See the latest news and insights around Information Governance, eDiscovery, Enterprise Collaboration, and Social Media.
If you’re involved in eDiscovery in any way, you’ve undoubtedly come across JSON files. These files increasingly act as the way in which we access and interact with digital evidence—especially as the limitations of screenshot evidence are highlighted by courts. But what exactly is a JSON file? And why are so many legal professionals absolutely frustrated with this format?
Imagine for a second that you need to collect evidence from someone’s Facebook or Twitter account. Like a surprising number of criminals, the person has just posted something incredibly incriminating that could really help your case. However, there’s also a good chance that they’ll come to their senses and delete the post. The evidence can disappear at any moment—so you need to act quickly.
Since the onset of COVID19 organizations are deploying enterprise team collaboration tools (ETC) at a rapid rate. One key challenge is that all messagedata created in these platforms can lead to compliance issues that have the potential to spiral out of control. The smart solution? An enterprise-grade archiving solution that can help organizations collect, store, and monitor their ETC data.
Ransomware attacks are on the rise, but sophisticated dark web forensics and tools are helping investigators to transform the dark web from a murky and lawless online environment, into a treasure trove of evidence and information. In the 1900s, organised crime was personified by Al Capone, Frank Costello and John Gotti — infamous names that are still known today, even though they operated in a limited geographical area.
In the spring of 2021, Pagefreezer partnered with the Association of Corporate Counsel to examine how legal teams are dealing with new data sources, such as team collaboration tools (like Slack and Microsoft Teams) and video conferencing platforms (like Zoom).
Documentation and data in modern business are generated at a rapid pace, both on and offline. A wide variety of industries, such as banking and the financial sector, have to manage thousands of different types of documents regularly. Keeping up with this cumulative documentation can be difficult and costly. A digitized, paperless business means an increase of the office’s organization, work efficiency and more accurate results.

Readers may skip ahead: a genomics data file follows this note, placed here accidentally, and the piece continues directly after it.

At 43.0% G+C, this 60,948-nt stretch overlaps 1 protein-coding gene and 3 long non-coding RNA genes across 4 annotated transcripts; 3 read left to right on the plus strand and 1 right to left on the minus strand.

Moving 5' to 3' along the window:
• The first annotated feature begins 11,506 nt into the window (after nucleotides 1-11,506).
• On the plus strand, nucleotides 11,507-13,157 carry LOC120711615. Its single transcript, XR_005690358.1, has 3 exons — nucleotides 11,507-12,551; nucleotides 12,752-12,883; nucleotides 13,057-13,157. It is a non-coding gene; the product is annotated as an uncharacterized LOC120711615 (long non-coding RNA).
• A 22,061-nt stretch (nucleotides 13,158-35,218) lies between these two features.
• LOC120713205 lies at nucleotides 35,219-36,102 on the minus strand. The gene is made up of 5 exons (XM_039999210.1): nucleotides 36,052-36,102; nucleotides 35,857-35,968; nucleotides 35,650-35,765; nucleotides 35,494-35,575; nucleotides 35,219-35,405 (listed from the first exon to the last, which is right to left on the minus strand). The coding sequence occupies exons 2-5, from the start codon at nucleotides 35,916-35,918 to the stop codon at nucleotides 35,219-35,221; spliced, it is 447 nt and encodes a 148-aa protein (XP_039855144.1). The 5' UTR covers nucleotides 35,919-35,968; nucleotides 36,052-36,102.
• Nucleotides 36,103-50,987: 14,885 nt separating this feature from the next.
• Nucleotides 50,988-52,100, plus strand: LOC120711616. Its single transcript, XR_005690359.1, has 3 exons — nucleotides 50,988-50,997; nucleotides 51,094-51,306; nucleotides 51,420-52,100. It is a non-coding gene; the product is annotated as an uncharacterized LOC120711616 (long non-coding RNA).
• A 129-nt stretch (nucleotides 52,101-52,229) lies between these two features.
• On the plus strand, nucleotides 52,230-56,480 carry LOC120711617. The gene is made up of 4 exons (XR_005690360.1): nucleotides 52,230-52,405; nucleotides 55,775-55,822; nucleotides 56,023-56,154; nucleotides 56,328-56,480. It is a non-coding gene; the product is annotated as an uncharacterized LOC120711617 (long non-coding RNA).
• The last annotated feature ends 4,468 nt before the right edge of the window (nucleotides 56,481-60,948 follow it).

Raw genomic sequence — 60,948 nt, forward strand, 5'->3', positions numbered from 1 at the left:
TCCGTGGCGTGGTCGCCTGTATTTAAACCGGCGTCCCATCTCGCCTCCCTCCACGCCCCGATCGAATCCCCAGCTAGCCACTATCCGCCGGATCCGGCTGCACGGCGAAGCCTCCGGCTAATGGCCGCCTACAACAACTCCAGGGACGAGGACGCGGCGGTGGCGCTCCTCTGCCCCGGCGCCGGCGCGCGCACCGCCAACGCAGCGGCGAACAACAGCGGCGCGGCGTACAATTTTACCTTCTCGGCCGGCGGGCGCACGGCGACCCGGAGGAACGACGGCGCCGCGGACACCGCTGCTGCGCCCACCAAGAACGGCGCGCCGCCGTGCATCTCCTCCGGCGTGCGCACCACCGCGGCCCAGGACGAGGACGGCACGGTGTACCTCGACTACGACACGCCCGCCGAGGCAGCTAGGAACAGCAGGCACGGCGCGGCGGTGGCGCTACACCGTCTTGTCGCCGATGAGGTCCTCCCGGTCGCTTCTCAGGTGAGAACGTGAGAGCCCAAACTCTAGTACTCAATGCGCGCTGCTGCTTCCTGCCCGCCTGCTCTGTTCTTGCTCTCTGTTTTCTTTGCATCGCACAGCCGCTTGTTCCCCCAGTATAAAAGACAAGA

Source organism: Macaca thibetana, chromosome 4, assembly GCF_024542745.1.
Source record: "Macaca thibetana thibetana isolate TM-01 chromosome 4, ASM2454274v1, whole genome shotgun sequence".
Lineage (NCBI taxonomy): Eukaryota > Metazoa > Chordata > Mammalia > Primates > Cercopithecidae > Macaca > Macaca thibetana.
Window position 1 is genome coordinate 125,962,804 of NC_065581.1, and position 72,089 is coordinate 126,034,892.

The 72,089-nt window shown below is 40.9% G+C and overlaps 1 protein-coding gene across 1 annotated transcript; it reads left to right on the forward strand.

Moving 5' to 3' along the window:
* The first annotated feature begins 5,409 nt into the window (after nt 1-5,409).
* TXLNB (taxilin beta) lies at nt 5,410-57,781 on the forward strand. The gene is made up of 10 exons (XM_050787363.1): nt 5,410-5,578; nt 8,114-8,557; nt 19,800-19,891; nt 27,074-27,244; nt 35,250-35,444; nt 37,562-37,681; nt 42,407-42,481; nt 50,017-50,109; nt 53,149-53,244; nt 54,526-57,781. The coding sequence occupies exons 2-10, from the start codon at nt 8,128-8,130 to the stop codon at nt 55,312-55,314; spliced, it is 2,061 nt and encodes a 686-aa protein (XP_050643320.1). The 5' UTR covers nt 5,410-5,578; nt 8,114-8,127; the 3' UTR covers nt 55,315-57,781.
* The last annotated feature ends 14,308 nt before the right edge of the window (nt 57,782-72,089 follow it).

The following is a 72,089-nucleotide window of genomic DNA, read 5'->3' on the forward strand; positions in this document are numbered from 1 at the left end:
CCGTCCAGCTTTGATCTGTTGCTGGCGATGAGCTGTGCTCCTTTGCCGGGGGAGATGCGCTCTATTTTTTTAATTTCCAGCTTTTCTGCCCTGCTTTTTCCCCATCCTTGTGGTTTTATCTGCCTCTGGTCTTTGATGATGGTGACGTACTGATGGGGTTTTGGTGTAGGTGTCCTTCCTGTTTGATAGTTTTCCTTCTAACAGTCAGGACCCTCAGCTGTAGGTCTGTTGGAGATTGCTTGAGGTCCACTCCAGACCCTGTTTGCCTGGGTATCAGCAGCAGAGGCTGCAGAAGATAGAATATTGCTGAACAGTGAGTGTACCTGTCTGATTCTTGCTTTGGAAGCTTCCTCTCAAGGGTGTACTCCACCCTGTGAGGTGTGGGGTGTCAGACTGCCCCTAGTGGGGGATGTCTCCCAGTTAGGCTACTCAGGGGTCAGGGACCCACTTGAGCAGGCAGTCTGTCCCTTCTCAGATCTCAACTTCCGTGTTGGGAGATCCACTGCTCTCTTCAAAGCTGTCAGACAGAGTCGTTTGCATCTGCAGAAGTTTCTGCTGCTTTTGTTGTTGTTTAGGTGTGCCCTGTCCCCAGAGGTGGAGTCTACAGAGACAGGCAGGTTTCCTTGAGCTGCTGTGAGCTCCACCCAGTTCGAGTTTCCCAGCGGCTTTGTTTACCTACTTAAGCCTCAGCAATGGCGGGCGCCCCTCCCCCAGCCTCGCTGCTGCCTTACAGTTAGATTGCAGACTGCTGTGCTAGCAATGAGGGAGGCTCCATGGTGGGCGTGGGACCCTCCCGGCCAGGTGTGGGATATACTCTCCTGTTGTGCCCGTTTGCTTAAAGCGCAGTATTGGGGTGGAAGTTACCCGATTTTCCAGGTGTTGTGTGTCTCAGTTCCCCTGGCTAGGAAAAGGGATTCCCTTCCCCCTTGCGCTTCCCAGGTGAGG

Pagefreezer recently partnered with the Association of Corporate Counsel (ACC) to create a report that examines how in-house legal teams are dealing with modern data sources. The report, called the Collecting Online Data for eDiscovery & Litigation Readiness Report, surveyed 211 in-house counsels across 23 industries and 22 countries.
There’s nothing quite like an unexpected year-long period of remote work to highlight gaps and inefficiencies in an organization’s information governance (IG) strategies. Thanks to the events of 2020, there was an explosion of data sources across most organizations—from team collaboration platforms (Slack, MS Teams, etc.) and video conferencing tools (Zoom, Google Meet, Cisco Webex), to mobile text messages, company websites, and social media accounts—and many companies recognized the fact that more mature IG strategies were needed to successfully manage this data and reduce risk.
Electronic communication has come a long way in a few short decades. In 2006, Rule 34 of the Federal Rules of Civil Procedure was amended to confirm that discovery of electronically stored information stood on equal footing with discovery of paper documents.
The events of 2020 highlighted two major challenges that modern in-house legal teams face. First, there has been an explosion of data sources across most organizations. From team collaboration platforms (Slack, MS Teams, etc.) and video conferencing tools (Zoom, Google Meet, Cisco Webex), to mobile text messages, company websites, and social media accounts, companies are faced with new kinds of ESI being generated in real-time throughout their organizations.